Progressive Alliances should not just happen at elections

When the two local Green parties took the decision to stand aside in last year’s by-election, we did so considering three things:

  • the national interest
  • local interest
  • and, party interest, or put it another way, self interest.

For us, reducing the Conservatives Govt’s majority was of national importance as was sending them the message that Richmond does not want Brexit and neither does it want the closed, small-minded Britain offered by the Theresa May’s Party.

In terms of the local interest, Zac Goldsmith was not a good MP. In his leaflets for the London mayoral election – when he wasn’t accusing Sadiq Khan of extremism – he claimed the following successes:

  • Campaigning on Heathrow, well we all know well he did there;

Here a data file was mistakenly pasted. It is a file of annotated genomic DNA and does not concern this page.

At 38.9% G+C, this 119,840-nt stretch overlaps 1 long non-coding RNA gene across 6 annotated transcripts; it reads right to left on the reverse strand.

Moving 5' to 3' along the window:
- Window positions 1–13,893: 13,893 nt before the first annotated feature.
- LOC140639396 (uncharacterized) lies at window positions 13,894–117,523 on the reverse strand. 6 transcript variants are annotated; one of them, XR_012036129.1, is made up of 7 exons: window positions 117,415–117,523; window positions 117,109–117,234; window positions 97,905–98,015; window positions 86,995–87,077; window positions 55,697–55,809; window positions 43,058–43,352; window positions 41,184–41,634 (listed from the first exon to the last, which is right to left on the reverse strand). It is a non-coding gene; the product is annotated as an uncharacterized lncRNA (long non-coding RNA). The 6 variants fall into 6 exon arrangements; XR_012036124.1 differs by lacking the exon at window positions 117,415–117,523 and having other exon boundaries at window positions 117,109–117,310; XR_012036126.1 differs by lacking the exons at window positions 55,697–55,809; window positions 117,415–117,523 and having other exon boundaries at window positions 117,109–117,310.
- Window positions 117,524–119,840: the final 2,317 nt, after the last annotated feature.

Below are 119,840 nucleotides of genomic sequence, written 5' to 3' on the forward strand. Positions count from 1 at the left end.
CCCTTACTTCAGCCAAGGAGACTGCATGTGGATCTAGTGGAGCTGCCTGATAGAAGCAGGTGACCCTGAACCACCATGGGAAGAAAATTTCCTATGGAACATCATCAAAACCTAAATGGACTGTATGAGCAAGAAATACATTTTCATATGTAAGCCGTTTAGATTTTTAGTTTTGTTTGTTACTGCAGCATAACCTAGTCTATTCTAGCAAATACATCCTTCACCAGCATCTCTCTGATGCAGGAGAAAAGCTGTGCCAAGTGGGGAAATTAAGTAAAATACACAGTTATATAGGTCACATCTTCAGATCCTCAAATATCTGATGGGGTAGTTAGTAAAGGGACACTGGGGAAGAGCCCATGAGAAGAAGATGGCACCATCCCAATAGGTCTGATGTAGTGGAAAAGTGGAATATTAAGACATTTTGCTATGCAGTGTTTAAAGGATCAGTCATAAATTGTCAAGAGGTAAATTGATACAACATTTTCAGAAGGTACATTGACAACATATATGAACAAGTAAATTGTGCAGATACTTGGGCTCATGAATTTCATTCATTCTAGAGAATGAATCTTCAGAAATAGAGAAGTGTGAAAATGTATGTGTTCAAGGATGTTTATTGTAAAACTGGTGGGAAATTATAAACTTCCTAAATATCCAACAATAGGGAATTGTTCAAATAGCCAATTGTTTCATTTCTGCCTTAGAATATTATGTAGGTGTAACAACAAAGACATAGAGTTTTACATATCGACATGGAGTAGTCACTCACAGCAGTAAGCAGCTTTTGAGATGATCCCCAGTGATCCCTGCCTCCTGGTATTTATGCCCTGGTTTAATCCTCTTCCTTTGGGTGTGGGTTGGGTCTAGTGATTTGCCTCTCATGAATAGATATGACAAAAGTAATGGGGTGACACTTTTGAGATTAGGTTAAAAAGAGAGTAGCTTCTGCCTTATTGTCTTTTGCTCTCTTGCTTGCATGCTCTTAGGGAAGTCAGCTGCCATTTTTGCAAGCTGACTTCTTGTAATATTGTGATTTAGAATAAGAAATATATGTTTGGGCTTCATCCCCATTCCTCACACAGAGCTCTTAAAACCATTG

• Stopping cuts to Kew Gardens, he wasn’t the only one to fight that fight
  • and finally, getting a cash machine in Barnes!

Not exactly a stellar record – residents deserve better.

As for the party interest, well, standing for election gives you the chance to share your policies with the electorate at hustings. And, I know from having stood in 2015, that these played an important part in us getting the number of votes we did. We got 6% of the vote – the best we’ve ever polled and the first time we kept our deposit. So for us not to stand means we’re denied this opportunity and the possibility of getting more members and supporters.

I can’t tell you how difficult this decision was for the local members. We all joined a political party because we want to see Greens in power, taking the decisions that affect all of us – over education, housing, climate change, the NHS. The Green Party is not a pressure group, we’re a political party like the LibDems and Labour – our aim is to get elected.

Many of you may not know this – but members of political parties tend not to talk to each other, seeing each other as rivals to be defeated rather than colleagues to be collaborated with.